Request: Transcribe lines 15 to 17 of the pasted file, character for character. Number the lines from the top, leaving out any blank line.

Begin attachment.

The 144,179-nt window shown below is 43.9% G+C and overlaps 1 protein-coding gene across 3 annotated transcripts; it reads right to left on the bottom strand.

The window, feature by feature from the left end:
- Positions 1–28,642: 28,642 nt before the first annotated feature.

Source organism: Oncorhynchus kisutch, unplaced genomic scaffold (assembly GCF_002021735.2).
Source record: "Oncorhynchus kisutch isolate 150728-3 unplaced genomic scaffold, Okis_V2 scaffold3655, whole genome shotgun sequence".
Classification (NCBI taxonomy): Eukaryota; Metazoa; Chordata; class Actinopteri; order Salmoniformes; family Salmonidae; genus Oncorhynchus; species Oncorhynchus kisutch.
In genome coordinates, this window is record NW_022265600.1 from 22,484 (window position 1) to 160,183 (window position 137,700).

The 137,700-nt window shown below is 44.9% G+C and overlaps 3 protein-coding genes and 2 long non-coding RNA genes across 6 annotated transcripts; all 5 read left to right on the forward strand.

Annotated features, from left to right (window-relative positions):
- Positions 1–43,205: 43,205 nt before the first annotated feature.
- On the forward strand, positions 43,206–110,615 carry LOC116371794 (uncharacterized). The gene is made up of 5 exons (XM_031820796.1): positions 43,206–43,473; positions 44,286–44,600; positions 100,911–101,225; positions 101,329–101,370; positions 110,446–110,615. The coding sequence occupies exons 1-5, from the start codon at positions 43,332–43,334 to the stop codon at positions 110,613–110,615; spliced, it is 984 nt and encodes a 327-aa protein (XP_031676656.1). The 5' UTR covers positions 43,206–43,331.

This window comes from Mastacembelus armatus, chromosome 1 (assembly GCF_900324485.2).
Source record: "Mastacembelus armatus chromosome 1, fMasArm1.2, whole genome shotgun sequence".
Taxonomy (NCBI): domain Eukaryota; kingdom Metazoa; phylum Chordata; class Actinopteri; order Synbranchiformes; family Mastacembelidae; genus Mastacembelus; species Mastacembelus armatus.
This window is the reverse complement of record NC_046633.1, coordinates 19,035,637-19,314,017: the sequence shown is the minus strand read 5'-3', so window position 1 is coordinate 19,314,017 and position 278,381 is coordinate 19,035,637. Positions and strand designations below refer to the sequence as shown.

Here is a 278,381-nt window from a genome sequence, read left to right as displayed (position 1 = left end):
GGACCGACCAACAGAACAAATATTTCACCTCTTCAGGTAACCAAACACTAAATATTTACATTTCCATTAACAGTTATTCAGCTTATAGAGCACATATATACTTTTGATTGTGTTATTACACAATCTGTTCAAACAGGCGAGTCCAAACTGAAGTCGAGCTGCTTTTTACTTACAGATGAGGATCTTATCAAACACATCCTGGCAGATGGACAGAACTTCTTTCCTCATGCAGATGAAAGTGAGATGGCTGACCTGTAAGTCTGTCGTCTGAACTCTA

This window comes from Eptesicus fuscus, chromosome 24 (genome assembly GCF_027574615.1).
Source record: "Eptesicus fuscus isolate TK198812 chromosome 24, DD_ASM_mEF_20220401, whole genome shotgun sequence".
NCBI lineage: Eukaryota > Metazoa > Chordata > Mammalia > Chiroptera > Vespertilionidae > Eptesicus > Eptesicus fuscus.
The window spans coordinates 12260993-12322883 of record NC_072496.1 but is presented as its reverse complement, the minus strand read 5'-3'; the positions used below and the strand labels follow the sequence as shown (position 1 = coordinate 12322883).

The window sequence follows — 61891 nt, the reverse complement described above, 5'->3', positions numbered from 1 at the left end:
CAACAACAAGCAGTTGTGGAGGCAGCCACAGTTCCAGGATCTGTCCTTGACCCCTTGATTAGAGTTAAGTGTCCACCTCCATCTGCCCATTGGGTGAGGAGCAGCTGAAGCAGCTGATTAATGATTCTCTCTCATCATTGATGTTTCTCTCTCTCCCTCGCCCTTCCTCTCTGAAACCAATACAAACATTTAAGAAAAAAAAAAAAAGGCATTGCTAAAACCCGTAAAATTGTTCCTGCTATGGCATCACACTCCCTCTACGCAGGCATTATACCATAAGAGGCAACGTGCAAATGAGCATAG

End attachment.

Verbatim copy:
This window is the reverse complement of record NC_046633.1, coordinates 19,035,637-19,314,017: the sequence shown is the minus strand read 5'-3', so window position 1 is coordinate 19,314,017 and position 278,381 is coordinate 19,035,637. Positions and strand designations below refer to the sequence as shown.

Here is a 278,381-nt window from a genome sequence, read left to right as displayed (position 1 = left end):
GGACCGACCAACAGAACAAATATTTCACCTCTTCAGGTAACCAAACACTAAATATTTACATTTCCATTAACAGTTATTCAGCTTATAGAGCACATATATACTTTTGATTGTGTTATTACACAATCTGTTCAAACAGGCGAGTCCAAACTGAAGTCGAGCTGCTTTTTACTTACAGATGAGGATCTTATCAAACACATCCTGGCAGATGGACAGAACTTCTTTCCTCATGCAGATGAAAGTGAGATGGCTGACCTGTAAGTCTGTCGTCTGAACTCTA